Water Quality & Markets

Though the events of the past few weeks can shake the long-held assumption that the markets work well, this current uncertainty will pass and the assumption will hold.

This article from the Property and Environmental Research Center explores the way that a market approach helped enhance water quality in three regions.

An excerpt.

“In the late 1990s, the U.S. Environmental Protection Agency (EPA) began encouraging the use of market forces to improve water quality in rivers, streams, and coastal waters. The EPA realized that the command-and- control, point-source regulations prescribed by the Clean Water Act were not working.

“In some cases, every point source such as discharge from a pipe at an industrial facility was operating within the limits of EPA-sanctioned permits, but the river was still polluted. Uncontrolled nonpoint-source discharge such as excess fertilizers and insecticides from farming was generally the culprit, but agriculture was outside the EPA’s regulatory authority. In other cases, the activities of large numbers of publicly owned treatment works were not under the control of one coordinating authority.

“To the EPA’s credit, the agency has encouraged experimentation with incentives and markets to address growing water quality challenges. Three different approaches in Pennsylvania, Connecticut, and North Carolina serve as examples.”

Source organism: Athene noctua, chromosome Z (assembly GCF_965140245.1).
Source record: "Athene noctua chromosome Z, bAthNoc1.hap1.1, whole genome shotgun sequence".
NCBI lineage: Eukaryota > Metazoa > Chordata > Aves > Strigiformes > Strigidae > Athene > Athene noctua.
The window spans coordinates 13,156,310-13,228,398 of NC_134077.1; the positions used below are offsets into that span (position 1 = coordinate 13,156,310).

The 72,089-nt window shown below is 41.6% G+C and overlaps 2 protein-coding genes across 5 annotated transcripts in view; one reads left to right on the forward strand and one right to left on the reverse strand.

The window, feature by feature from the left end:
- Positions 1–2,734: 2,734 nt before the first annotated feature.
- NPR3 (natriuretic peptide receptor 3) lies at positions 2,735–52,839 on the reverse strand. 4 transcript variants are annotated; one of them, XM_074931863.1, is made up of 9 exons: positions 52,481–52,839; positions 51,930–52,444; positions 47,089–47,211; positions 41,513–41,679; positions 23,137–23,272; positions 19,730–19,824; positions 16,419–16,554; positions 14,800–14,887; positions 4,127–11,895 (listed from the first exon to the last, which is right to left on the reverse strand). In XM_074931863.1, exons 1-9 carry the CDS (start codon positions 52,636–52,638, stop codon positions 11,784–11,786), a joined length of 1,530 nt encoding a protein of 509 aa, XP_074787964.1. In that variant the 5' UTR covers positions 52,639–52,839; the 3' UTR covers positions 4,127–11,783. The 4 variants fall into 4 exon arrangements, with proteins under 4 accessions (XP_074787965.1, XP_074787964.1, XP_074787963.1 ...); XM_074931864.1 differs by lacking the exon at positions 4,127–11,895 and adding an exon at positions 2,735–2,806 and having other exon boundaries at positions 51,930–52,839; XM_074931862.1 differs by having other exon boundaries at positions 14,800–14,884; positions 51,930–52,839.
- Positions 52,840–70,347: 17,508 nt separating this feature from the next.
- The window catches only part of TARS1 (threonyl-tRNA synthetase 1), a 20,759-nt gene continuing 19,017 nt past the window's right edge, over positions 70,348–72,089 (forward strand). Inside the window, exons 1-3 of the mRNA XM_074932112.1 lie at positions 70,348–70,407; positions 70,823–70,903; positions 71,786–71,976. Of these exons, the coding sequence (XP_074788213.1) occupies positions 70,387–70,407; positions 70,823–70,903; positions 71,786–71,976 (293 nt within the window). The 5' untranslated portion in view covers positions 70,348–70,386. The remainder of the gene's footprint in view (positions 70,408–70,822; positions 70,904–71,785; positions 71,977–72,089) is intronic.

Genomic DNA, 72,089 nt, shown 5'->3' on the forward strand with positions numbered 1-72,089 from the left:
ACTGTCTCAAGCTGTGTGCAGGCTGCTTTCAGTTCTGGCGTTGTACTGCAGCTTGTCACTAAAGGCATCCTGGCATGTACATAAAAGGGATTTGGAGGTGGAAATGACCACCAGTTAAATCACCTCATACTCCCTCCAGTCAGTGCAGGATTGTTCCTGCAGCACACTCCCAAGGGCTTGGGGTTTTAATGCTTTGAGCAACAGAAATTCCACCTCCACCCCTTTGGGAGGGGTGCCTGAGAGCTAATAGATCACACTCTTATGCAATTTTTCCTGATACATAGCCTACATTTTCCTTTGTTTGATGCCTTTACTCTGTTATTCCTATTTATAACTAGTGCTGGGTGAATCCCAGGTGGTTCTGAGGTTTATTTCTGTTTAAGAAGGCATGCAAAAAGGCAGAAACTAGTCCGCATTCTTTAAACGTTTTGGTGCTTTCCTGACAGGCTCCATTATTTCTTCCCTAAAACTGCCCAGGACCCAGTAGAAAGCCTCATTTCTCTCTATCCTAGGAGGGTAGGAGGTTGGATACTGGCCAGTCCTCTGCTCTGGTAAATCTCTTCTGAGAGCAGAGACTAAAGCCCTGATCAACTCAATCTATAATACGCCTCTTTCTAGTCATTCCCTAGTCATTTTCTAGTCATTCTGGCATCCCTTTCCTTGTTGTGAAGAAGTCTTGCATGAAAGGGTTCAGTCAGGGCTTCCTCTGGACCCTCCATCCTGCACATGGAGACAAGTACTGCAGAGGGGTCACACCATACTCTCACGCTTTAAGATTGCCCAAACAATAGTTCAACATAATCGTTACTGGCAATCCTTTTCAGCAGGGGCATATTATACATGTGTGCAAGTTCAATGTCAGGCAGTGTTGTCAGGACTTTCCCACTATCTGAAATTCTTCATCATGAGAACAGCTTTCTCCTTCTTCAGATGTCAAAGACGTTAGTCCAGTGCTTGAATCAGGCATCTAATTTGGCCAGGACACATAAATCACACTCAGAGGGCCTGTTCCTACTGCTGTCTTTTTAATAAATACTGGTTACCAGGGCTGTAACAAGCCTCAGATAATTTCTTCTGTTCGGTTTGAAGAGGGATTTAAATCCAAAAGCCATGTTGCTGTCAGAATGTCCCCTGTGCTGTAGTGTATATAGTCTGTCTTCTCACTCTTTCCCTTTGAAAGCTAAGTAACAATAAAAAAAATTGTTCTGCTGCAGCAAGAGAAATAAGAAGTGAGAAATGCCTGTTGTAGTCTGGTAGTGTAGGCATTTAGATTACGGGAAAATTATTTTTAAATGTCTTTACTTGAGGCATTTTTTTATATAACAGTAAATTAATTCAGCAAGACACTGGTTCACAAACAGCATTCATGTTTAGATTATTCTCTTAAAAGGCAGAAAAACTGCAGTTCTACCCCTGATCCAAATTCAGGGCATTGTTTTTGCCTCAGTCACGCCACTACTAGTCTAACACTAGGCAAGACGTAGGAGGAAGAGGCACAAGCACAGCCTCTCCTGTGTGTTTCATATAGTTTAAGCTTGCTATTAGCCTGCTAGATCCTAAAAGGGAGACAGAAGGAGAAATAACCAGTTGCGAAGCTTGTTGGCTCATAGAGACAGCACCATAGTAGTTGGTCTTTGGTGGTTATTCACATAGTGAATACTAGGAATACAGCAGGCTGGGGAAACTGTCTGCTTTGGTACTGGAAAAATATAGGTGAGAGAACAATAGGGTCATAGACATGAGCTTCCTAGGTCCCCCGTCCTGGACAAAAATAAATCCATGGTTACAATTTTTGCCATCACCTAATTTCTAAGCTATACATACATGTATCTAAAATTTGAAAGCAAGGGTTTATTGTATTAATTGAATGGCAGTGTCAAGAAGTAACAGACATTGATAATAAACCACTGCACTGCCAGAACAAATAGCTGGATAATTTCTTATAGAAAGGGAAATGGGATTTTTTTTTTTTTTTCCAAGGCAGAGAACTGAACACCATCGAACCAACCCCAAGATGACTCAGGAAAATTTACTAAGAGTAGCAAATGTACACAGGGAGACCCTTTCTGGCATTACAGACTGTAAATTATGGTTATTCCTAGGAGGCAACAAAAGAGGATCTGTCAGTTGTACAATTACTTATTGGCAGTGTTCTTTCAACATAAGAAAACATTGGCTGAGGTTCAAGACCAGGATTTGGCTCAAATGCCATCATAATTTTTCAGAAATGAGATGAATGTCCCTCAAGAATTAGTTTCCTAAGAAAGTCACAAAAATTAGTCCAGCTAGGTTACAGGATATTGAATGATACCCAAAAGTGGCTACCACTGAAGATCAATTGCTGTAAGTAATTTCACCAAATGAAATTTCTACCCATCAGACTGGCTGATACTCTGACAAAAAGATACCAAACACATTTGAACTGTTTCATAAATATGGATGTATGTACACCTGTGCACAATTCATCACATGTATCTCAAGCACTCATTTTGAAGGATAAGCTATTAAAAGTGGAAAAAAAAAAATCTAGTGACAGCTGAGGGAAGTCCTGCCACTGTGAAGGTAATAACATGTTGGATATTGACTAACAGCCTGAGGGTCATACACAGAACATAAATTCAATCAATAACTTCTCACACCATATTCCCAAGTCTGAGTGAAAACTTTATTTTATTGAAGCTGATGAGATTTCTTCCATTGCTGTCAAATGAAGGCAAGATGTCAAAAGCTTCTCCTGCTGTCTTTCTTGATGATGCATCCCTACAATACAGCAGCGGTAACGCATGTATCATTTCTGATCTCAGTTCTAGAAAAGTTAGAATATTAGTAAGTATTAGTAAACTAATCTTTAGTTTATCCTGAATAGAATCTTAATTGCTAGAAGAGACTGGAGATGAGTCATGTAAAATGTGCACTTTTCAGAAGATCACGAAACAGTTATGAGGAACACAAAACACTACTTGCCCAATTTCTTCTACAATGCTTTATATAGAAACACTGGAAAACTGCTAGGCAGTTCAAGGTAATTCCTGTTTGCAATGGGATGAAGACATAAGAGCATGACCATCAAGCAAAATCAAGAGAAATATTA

About David H Lukenbill

I am a native of Sacramento, as are my wife and daughter. I am a consultant to nonprofit organizations, and have a Bachelor of Science degree in Organizational Behavior and a Master of Public Administration degree, both from the University of San Francisco. We live along the American River with two cats and all the wild critters we can feed. I am the founding president of the American River Parkway Preservation Society and currently serve as the CFO and Senior Policy Director. I also volunteer as the President of The Lampstand Foundation, a nonprofit organization I founded in 2003.
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